In a research article published in BMC Medicine [8], the WWARN investigators identify clear differences between different ACTs with regards to gametocyte clearance. They show that those with 4-aminoquinoline partner drugs (dihydroartemisinin-piperaquine and artesunate-amodiaquine) clear gametocytes significantly slower than those with aryl-amino alcohol and related structures (artesunate-mefloquine and artemether-lumefantrine). These data infer that, whilst 4-aminoquinoline-based ACTs may be perfectly effective in curing an individual patient’s clinical malaria infection, they could be inferior from a public health perspective given their reduced effectiveness at preventing onward transmission. It could be argued that artesunate-mefloquine and artemether-lumefantrine have advantages for malaria control, especially if elimination is the ultimate aim. Others have also argued that primaquine, a drug with potent gametocytocidal activity, should be routinely deployed as adjunctive therapy to further reduce transmission following ACT treatment [9].

How much does gametocyte clearance actually really matter?

There are important reasons why the differences in gametocyte clearance identified by the WWARN investigators should be interpreted with caution. Firstly, microscopic evidence of gametocytaemia may not necessarily be as accurate an indicator of human-to-mosquito transmissibility as might be expected. Indeed, microscopy cannot distinguish viable, living parasites from those that are dead or have been affected by a drug in a way that compromises their infectivity [10, 11]. Further, routine microscopy usually does not distinguish between the most mature infective forms and the less mature non-infective forms. Therefore, considering that drugs may have differing gametocytocidal activity at the various stages of development, simply measuring the total numbers of gametocytes can be misleading [4]. Finally, microscopy is relatively insensitive and methods based on reverse-transcriptase quantitative PCR can unmask both a much larger potentially infective population and longer durations of potential infectivity following treatment [4]. In combination, these and other factors indicate that there is no simple linear relationship between gametocyte density and true infectivity. Indeed, some individuals with little or no gametocytemia are infectious and others with very high gametocytemia are non-infectious. Therefore, microscopy-based metrics of blood gametocyte clearance kinetics can only be considered “indirect” or “surrogate” markers of true infectivity to mosquitoes.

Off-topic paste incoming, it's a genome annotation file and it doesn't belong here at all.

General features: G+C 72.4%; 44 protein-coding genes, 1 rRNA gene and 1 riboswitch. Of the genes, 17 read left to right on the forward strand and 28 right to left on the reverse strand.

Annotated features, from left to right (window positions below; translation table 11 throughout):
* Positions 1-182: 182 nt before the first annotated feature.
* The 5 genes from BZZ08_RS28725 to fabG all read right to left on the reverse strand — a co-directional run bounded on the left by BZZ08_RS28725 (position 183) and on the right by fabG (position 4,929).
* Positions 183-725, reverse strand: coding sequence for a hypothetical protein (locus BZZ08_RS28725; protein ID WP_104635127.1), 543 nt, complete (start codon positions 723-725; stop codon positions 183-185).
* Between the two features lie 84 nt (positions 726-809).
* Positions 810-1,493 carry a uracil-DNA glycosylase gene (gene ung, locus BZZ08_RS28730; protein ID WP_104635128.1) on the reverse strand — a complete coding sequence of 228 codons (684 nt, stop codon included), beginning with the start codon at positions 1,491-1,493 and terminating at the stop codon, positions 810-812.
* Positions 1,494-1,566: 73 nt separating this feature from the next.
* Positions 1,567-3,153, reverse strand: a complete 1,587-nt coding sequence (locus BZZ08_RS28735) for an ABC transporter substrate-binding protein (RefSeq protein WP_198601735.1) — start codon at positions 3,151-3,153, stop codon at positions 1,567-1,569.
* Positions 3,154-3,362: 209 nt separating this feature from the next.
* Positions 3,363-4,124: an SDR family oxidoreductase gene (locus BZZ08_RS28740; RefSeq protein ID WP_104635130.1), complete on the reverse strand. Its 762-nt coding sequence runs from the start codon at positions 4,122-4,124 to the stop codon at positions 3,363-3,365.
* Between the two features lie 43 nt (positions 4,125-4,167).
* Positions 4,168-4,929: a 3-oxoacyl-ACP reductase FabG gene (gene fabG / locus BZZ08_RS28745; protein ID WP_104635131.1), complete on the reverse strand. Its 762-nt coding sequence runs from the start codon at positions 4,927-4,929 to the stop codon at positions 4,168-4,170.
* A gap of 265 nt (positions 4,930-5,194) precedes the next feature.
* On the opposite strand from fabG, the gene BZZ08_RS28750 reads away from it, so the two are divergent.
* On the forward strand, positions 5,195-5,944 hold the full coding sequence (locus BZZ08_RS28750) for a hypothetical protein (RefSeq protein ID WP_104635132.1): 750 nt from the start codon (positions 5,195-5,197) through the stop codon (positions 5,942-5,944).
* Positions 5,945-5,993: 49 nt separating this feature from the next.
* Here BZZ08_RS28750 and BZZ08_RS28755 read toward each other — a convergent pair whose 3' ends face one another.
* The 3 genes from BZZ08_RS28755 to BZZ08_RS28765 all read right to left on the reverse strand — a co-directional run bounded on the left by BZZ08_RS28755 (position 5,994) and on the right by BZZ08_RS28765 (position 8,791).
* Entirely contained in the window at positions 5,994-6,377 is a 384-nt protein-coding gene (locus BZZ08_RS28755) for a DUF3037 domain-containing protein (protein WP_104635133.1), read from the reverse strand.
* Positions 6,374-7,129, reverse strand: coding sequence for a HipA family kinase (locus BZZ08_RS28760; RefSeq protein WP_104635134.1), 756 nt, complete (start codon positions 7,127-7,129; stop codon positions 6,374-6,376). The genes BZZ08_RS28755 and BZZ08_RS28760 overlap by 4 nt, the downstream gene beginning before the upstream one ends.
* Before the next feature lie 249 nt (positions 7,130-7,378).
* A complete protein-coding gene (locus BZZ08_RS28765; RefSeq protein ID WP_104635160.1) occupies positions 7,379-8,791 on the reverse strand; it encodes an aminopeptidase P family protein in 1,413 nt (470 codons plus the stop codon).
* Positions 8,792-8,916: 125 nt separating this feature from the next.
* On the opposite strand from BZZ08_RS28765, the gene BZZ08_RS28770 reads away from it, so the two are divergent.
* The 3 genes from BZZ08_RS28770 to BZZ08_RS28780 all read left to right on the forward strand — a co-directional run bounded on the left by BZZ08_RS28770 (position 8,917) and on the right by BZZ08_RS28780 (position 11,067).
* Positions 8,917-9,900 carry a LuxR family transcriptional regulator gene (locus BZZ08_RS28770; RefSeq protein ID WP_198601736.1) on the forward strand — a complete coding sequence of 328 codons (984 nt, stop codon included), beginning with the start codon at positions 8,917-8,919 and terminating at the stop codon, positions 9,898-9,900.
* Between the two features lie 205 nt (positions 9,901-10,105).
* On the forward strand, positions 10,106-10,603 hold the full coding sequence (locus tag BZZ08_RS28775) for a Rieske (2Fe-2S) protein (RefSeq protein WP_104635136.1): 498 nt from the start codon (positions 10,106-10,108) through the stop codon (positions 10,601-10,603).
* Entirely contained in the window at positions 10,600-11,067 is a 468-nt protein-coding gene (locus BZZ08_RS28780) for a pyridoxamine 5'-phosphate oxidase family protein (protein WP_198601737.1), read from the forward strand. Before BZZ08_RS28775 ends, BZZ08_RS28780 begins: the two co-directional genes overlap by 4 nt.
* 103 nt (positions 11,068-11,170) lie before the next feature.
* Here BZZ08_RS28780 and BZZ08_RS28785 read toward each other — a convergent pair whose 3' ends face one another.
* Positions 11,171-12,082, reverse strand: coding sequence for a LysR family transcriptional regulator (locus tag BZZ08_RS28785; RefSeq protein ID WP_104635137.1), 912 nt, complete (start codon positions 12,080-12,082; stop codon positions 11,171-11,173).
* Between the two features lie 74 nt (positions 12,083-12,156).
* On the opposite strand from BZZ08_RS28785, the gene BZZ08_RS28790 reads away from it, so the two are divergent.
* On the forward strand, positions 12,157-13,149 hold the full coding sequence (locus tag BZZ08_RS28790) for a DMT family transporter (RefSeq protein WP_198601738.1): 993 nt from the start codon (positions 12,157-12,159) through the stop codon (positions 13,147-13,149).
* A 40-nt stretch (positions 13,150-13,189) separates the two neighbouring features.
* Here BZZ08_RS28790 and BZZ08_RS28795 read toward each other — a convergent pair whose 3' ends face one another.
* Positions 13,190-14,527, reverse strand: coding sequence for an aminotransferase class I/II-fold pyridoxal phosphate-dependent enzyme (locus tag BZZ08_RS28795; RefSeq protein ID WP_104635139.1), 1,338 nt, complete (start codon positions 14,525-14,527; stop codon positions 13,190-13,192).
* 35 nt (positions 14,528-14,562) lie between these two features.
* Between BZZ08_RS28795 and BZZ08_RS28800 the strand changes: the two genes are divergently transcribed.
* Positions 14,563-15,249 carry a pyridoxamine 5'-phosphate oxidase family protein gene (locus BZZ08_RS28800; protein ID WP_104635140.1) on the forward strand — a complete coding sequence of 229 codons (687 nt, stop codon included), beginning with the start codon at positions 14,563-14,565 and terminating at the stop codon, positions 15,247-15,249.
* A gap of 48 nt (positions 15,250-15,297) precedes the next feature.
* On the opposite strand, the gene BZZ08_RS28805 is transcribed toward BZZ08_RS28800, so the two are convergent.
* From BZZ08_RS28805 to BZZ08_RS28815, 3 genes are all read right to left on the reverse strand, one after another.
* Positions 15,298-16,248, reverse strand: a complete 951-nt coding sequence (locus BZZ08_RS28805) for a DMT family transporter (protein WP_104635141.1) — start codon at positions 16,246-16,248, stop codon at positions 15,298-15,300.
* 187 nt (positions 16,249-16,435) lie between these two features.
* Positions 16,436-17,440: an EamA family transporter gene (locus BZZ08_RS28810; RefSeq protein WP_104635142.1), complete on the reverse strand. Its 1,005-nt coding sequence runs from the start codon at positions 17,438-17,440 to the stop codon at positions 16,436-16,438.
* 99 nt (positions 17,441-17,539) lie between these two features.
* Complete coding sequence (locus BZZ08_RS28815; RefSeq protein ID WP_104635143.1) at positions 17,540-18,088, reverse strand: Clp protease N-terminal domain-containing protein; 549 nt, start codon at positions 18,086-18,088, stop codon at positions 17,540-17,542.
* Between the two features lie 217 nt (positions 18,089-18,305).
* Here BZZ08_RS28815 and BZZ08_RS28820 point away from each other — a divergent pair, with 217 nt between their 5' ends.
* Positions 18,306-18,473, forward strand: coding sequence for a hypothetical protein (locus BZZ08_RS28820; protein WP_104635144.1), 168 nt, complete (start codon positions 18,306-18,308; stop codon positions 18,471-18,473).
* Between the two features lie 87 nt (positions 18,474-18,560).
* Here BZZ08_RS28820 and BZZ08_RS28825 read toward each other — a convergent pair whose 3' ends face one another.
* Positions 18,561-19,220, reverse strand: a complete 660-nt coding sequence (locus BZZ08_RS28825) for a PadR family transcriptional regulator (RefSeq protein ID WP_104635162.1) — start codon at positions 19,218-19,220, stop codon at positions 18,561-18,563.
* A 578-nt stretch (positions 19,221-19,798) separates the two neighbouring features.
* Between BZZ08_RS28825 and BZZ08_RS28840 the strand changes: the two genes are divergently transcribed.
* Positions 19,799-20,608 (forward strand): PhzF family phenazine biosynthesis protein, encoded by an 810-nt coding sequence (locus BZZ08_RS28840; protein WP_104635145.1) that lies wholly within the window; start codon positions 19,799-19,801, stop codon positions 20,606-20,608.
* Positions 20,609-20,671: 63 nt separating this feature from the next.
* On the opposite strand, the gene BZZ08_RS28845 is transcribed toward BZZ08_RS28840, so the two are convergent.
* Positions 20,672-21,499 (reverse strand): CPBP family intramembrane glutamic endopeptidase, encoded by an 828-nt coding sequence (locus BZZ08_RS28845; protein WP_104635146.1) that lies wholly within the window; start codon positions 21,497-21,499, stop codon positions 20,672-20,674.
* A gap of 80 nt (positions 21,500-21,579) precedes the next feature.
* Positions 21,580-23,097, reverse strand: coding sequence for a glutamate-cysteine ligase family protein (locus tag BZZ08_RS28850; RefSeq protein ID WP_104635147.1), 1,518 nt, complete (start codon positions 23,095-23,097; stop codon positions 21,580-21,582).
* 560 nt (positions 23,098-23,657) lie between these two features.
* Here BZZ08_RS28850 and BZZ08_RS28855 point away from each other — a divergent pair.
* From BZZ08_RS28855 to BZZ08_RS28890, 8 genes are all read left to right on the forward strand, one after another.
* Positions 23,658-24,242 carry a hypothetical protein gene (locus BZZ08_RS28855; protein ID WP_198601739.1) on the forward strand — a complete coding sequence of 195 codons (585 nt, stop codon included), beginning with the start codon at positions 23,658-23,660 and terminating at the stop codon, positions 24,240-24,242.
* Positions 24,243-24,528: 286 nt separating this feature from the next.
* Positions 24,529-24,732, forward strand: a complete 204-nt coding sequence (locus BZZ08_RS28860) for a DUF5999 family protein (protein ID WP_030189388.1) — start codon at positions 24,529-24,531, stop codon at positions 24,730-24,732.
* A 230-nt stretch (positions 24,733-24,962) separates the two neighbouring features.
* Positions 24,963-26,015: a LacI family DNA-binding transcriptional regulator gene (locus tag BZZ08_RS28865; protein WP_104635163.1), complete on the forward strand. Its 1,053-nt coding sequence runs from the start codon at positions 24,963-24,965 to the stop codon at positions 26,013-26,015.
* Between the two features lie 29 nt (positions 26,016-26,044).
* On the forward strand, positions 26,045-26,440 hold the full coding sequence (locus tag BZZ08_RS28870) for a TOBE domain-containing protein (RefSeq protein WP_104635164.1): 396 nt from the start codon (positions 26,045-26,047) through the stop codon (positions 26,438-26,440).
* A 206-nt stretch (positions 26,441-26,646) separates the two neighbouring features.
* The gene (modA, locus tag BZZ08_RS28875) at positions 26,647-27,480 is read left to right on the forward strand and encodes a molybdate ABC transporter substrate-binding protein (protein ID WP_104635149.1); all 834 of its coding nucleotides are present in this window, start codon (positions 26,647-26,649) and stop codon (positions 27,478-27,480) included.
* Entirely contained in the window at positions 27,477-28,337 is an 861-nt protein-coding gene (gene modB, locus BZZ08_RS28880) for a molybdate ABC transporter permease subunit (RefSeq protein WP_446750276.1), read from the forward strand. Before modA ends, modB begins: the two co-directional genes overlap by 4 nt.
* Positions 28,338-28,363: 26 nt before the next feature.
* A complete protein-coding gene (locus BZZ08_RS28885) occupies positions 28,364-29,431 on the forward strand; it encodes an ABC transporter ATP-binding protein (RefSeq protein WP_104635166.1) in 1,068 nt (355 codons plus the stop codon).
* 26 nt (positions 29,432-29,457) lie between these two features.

Ideal “gold standard” tests should rely on experiments known as direct (membrane) feeding assays. These require mosquitoes to be allowed to feed on human subjects (or at least on fresh human blood through an artificial membrane), after which mosquito mid-guts are dissected to determine whether oocysts have been formed. Yet, being labor-intensive and requiring significant insectary and laboratory facilities in a malaria endemic setting, it is not surprising that data from definitive studies of this type are lacking. Nevertheless, when such studies have been performed, they have generated some surprising and counterintuitive findings. For example, a previously widely-held belief was that, based on in vitro and in vivo observations of very high and prolonged gametocyte prevalence following treatment with the antimalarial sulfadoxine-pyrimethamine, this drug was a particularly bad culprit for facilitating onward transmission. However, direct feeding experiments showed these gametocytes are, in fact, poorly infective [10, 11]. Another recent study evaluating adjunctive gametocytocidal treatment (primaquine added to artemether-lumefantrine) showed that only one of 49 subjects in the control group (who received only artemether-lumefantrine without primaquine) was able to infect mosquitoes following treatment despite over 30 % having microscopically detectable post-treatment gametocytemia [12]. This data challenges recent calls for routine deployment of adjunctive primaquine gametocytocidal treatment following ACT case management [9] and demonstrates how important direct infectivity data are for assessing the effect of different treatments on malaria transmission.

Uncertainties in transmissibility within sub-populations